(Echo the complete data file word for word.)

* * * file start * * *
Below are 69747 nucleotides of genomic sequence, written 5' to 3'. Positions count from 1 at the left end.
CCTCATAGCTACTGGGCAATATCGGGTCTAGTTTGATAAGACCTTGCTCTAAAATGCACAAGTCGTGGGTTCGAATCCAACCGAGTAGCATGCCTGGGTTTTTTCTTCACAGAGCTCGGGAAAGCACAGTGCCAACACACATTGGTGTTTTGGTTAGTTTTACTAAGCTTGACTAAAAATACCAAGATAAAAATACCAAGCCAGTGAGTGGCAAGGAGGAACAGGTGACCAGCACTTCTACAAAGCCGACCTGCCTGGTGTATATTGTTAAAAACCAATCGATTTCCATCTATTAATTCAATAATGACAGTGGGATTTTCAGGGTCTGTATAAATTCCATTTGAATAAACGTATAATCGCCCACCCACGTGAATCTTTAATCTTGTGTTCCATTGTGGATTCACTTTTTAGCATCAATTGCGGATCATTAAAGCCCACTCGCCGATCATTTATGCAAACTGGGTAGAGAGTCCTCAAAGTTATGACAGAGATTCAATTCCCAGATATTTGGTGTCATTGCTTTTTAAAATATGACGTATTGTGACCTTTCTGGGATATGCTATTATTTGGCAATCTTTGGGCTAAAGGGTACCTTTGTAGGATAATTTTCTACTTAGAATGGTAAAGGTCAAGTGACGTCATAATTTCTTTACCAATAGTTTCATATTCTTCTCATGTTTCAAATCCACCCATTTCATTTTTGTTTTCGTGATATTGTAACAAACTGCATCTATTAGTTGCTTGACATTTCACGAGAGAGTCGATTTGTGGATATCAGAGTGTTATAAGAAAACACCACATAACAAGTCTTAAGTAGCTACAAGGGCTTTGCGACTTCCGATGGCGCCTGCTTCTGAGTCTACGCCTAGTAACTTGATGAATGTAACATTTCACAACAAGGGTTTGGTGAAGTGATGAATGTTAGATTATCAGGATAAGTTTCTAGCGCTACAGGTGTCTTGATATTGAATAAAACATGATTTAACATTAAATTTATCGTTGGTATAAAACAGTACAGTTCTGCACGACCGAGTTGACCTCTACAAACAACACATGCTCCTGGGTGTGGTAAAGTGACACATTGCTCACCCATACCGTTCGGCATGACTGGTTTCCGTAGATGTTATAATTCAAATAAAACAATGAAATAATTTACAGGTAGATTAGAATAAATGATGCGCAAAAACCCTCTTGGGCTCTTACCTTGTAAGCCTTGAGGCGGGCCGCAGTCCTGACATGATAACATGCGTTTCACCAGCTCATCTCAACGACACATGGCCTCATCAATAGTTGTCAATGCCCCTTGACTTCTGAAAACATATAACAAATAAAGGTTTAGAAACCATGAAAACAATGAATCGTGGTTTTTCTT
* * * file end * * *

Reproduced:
Below are 69747 nucleotides of genomic sequence, written 5' to 3'. Positions count from 1 at the left end.
CCTCATAGCTACTGGGCAATATCGGGTCTAGTTTGATAAGACCTTGCTCTAAAATGCACAAGTCGTGGGTTCGAATCCAACCGAGTAGCATGCCTGGGTTTTTTCTTCACAGAGCTCGGGAAAGCACAGTGCCAACACACATTGGTGTTTTGGTTAGTTTTACTAAGCTTGACTAAAAATACCAAGATAAAAATACCAAGCCAGTGAGTGGCAAGGAGGAACAGGTGACCAGCACTTCTACAAAGCCGACCTGCCTGGTGTATATTGTTAAAAACCAATCGATTTCCATCTATTAATTCAATAATGACAGTGGGATTTTCAGGGTCTGTATAAATTCCATTTGAATAAACGTATAATCGCCCACCCACGTGAATCTTTAATCTTGTGTTCCATTGTGGATTCACTTTTTAGCATCAATTGCGGATCATTAAAGCCCACTCGCCGATCATTTATGCAAACTGGGTAGAGAGTCCTCAAAGTTATGACAGAGATTCAATTCCCAGATATTTGGTGTCATTGCTTTTTAAAATATGACGTATTGTGACCTTTCTGGGATATGCTATTATTTGGCAATCTTTGGGCTAAAGGGTACCTTTGTAGGATAATTTTCTACTTAGAATGGTAAAGGTCAAGTGACGTCATAATTTCTTTACCAATAGTTTCATATTCTTCTCATGTTTCAAATCCACCCATTTCATTTTTGTTTTCGTGATATTGTAACAAACTGCATCTATTAGTTGCTTGACATTTCACGAGAGAGTCGATTTGTGGATATCAGAGTGTTATAAGAAAACACCACATAACAAGTCTTAAGTAGCTACAAGGGCTTTGCGACTTCCGATGGCGCCTGCTTCTGAGTCTACGCCTAGTAACTTGATGAATGTAACATTTCACAACAAGGGTTTGGTGAAGTGATGAATGTTAGATTATCAGGATAAGTTTCTAGCGCTACAGGTGTCTTGATATTGAATAAAACATGATTTAACATTAAATTTATCGTTGGTATAAAACAGTACAGTTCTGCACGACCGAGTTGACCTCTACAAACAACACATGCTCCTGGGTGTGGTAAAGTGACACATTGCTCACCCATACCGTTCGGCATGACTGGTTTCCGTAGATGTTATAATTCAAATAAAACAATGAAATAATTTACAGGTAGATTAGAATAAATGATGCGCAAAAACCCTCTTGGGCTCTTACCTTGTAAGCCTTGAGGCGGGCCGCAGTCCTGACATGATAACATGCGTTTCACCAGCTCATCTCAACGACACATGGCCTCATCAATAGTTGTCAATGCCCCTTGACTTCTGAAAACATATAACAAATAAAGGTTTAGAAACCATGAAAACAATGAATCGTGGTTTTTCTT